Gonzaga’s Bee Campus USA Certification Renewed

(from left) Dan Harris and Chuck Faulkinberry tend to the apiaries on the Hemmingson Center. (GU photo)
(from left) Dan Harris and Chuck Faulkinberry tend to the apiaries on the Hemmingson Center. (GU photo)

April 05, 2019
Gonzaga News Service
SPOKANE, Wash. — Gonzaga University has been recertified by Bee City USA as an affiliate of the Bee Campus USA Program. Gonzaga became a Bee Campus USA designee in 2017 — the first educational institution in the state to do so.

Gonzaga supports two apiaries on the east patio, second floor of the Hemmingson Center, one at Bozarth Mansion Retreat Center in north Spokane, and is introducing two more on the roof of the Humanities Building later this spring.

“The apiaries provide awareness of the plight of the honey bee and how important they are to agriculture,” says Chuck Faulkinberry, director of Gonzaga’s auxiliary services who serves as chair of the Bee Campus Committee here. “Over the last couple of decades the number of honey bees continue to decline. Our small attempt to educate provides the opportunity for the community to look at our world and understand what small changes we can make to be good stewards of the Earth’s resources.”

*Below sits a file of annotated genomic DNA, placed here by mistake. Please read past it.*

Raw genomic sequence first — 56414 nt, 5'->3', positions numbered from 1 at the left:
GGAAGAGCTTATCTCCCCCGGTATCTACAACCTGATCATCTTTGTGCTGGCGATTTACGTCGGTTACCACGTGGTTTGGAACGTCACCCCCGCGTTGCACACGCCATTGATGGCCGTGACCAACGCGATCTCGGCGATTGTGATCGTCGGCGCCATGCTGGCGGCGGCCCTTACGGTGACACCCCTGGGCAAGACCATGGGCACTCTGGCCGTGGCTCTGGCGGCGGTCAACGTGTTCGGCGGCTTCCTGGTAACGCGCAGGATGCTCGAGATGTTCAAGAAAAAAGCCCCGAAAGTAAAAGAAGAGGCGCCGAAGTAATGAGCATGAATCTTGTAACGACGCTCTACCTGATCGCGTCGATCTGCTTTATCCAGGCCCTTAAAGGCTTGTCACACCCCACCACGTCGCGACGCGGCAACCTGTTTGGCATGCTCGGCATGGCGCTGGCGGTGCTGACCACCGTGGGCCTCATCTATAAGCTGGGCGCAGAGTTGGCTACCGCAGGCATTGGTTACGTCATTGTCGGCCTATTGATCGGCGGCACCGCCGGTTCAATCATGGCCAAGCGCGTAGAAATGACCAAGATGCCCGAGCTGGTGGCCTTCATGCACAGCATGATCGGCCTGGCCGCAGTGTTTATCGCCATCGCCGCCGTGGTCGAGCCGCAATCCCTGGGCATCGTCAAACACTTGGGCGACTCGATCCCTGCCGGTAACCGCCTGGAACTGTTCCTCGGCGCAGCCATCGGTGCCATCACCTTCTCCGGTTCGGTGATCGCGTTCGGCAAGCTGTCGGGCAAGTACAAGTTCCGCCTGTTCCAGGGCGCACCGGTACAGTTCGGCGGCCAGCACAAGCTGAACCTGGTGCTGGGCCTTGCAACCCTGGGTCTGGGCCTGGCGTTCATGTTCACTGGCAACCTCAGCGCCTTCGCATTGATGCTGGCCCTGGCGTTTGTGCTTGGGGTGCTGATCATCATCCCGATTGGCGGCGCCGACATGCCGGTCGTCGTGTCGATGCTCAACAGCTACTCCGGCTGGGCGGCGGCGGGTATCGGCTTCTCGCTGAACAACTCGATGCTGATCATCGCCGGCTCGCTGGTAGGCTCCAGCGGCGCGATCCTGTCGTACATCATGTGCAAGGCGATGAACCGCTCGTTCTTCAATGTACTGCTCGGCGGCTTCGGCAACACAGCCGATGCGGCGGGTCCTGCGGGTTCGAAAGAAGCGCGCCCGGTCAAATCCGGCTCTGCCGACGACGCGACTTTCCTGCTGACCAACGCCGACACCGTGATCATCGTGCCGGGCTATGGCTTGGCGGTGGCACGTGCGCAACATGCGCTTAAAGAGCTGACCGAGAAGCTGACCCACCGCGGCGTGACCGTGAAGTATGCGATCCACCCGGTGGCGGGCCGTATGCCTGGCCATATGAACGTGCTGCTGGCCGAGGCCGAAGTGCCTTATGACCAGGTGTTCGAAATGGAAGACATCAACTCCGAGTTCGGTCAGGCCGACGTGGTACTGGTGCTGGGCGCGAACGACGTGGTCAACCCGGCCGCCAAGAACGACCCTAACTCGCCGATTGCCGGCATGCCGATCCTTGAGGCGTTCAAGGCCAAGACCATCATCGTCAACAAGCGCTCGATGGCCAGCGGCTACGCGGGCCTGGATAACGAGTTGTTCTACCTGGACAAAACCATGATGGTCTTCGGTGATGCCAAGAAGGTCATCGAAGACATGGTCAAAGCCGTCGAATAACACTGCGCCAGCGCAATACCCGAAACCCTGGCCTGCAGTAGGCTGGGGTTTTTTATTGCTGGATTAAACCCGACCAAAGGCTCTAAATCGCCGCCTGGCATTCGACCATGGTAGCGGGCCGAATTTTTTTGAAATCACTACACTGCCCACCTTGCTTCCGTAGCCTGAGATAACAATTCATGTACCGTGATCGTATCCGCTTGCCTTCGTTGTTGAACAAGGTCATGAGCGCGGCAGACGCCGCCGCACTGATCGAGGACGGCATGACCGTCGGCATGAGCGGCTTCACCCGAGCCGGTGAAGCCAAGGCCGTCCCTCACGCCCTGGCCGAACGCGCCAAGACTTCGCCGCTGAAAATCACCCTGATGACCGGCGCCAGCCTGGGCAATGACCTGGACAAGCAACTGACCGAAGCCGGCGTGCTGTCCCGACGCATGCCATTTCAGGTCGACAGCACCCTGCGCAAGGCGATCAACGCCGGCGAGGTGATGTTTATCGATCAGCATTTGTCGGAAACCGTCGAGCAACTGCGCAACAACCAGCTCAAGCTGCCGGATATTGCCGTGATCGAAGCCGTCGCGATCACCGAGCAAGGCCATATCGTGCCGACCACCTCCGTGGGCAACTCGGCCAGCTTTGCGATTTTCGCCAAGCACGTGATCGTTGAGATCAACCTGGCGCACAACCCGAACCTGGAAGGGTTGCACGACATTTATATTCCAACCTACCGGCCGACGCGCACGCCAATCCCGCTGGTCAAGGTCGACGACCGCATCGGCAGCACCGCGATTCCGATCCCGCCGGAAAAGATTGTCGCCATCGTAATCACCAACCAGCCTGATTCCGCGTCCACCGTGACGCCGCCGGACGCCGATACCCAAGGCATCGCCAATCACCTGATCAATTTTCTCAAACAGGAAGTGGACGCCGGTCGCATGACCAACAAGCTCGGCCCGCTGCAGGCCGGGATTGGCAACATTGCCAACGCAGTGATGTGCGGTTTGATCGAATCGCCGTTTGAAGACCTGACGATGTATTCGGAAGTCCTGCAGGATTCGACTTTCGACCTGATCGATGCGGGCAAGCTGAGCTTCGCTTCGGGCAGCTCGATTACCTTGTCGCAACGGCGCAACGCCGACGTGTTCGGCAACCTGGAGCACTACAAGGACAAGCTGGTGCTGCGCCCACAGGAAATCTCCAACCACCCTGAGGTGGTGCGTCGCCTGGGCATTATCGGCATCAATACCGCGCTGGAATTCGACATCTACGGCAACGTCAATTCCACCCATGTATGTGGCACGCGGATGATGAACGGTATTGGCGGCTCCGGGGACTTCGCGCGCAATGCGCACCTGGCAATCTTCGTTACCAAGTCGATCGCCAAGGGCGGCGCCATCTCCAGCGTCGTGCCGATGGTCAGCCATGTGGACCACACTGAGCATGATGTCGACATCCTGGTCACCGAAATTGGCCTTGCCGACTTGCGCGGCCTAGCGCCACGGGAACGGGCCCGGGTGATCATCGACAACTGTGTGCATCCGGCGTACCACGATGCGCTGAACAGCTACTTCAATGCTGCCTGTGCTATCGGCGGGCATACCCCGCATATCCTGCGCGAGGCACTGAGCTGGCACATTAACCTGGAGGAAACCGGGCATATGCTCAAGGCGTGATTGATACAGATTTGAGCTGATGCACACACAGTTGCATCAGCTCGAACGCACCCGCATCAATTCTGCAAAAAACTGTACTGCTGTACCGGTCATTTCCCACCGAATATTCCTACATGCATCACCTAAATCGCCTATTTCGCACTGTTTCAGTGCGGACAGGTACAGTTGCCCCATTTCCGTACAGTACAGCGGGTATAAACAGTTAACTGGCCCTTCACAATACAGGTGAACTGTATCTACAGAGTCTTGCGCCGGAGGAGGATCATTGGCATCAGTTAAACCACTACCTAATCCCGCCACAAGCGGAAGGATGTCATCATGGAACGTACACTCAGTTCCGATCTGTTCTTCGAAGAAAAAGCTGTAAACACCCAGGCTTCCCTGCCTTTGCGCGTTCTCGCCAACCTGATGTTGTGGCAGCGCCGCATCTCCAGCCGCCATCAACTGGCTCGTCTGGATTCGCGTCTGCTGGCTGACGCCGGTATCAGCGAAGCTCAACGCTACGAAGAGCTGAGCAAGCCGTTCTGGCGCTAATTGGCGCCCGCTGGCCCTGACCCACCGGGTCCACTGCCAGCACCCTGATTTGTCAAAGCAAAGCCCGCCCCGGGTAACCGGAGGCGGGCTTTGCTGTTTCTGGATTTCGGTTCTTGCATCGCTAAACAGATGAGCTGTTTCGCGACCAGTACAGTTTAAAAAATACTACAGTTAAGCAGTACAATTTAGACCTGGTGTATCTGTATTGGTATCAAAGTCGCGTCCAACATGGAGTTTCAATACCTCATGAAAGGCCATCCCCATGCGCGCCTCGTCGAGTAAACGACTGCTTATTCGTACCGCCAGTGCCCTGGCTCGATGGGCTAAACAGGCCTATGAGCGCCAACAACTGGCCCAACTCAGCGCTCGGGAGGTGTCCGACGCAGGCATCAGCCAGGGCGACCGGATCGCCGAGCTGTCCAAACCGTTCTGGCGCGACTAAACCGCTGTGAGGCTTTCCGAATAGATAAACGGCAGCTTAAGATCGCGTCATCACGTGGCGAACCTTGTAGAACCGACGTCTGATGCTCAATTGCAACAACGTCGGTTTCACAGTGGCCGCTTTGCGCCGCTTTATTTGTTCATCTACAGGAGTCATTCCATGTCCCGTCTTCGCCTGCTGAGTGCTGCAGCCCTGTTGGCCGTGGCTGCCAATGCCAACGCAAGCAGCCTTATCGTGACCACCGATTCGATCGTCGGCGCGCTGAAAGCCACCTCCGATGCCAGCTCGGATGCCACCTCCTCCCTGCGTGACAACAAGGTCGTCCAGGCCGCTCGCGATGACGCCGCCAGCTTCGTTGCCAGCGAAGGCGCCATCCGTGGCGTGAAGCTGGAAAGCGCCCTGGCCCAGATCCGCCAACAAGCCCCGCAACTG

Gonzaga faculty and students use the apiaries to study living communities. They have contributed to creating pollinator habitat with native plants, as well, and campus groundkeepers tend to the pollinator-friendly plants.

Dan Harris, a retired Sodexo food service manager, is Gonzaga’s certified beekeeper. He maintains the hives, leads a fall honey harvest event, and coordinates a bee package installation in mid-April.

Bee City USA is an initiative of the Xerces Society for Invertebrate Conservation, the largest pollinator protection organization in the world. The Bee Campus USA certification program galvanizes campuses and communities to sustain pollinators by providing them with healthy habitat, rich in a variety of native plants and free to nearly free of pesticides. Imperiled pollinators like wild bees, honey bees, butterflies, moths, wasps, bats, hummingbirds and others are responsible for the reproduction of nearly 90 percent of the world's wild flowering plant species and one in every three bites of food we consume, says Phyllis Stiles, pollinator champion at Bee City USA.

To learn more visit Bee City USA online or contact Phyllis Stiles at (503) 395-5367. To learn more about Gonzaga’s efforts to protect and sustain pollinators, contact Chuck Faulkinberry at (509) 313-6940.